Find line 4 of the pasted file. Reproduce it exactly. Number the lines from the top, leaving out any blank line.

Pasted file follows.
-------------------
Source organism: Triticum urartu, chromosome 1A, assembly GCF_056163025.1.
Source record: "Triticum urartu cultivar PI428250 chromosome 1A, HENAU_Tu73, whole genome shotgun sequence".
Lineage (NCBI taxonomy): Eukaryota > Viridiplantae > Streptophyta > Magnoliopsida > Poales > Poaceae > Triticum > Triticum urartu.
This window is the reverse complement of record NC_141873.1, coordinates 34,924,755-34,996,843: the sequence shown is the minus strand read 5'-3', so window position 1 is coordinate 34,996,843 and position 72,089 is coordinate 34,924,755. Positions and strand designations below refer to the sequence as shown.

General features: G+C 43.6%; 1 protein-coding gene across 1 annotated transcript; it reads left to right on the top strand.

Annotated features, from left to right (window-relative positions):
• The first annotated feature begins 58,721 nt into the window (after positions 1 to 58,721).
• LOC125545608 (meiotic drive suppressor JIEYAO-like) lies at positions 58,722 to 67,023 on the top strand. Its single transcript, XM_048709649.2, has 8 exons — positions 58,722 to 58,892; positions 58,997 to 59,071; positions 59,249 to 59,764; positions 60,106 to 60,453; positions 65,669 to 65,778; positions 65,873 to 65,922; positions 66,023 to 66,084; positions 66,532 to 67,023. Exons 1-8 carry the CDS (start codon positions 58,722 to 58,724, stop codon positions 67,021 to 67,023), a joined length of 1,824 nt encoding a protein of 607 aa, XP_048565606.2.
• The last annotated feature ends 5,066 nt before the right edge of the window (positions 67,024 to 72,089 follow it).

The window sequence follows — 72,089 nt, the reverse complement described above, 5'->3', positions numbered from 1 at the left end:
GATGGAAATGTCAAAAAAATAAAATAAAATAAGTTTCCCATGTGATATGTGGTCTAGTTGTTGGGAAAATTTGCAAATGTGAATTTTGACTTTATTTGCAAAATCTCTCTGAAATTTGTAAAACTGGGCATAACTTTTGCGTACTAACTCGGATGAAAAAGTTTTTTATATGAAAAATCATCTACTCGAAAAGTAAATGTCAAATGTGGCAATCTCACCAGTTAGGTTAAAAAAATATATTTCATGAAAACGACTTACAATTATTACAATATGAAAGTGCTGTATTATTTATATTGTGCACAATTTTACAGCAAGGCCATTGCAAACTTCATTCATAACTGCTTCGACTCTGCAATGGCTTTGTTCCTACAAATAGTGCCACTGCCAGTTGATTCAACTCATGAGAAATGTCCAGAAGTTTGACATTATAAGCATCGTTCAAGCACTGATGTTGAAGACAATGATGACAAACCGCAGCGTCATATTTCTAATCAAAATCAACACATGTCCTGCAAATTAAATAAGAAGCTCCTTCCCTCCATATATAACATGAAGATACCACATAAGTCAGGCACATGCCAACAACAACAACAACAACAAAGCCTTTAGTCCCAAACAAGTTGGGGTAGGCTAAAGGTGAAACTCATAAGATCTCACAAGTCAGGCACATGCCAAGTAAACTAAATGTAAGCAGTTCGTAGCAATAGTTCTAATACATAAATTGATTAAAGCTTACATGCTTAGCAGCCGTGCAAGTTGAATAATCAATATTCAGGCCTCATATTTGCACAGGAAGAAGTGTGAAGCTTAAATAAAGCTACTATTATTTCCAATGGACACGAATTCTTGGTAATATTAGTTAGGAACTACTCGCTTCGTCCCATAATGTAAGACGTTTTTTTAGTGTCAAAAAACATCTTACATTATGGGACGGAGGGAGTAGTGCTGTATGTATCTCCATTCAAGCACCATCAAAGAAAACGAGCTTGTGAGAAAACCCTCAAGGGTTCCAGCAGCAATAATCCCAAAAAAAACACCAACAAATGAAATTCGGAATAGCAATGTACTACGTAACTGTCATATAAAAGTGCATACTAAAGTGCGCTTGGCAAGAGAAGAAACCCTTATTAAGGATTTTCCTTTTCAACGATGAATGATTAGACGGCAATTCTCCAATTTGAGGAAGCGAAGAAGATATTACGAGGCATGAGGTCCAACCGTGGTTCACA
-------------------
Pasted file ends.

This window is the reverse complement of record NC_141873.1, coordinates 34,924,755-34,996,843: the sequence shown is the minus strand read 5'-3', so window position 1 is coordinate 34,996,843 and position 72,089 is coordinate 34,924,755. Positions and strand designations below refer to the sequence as shown.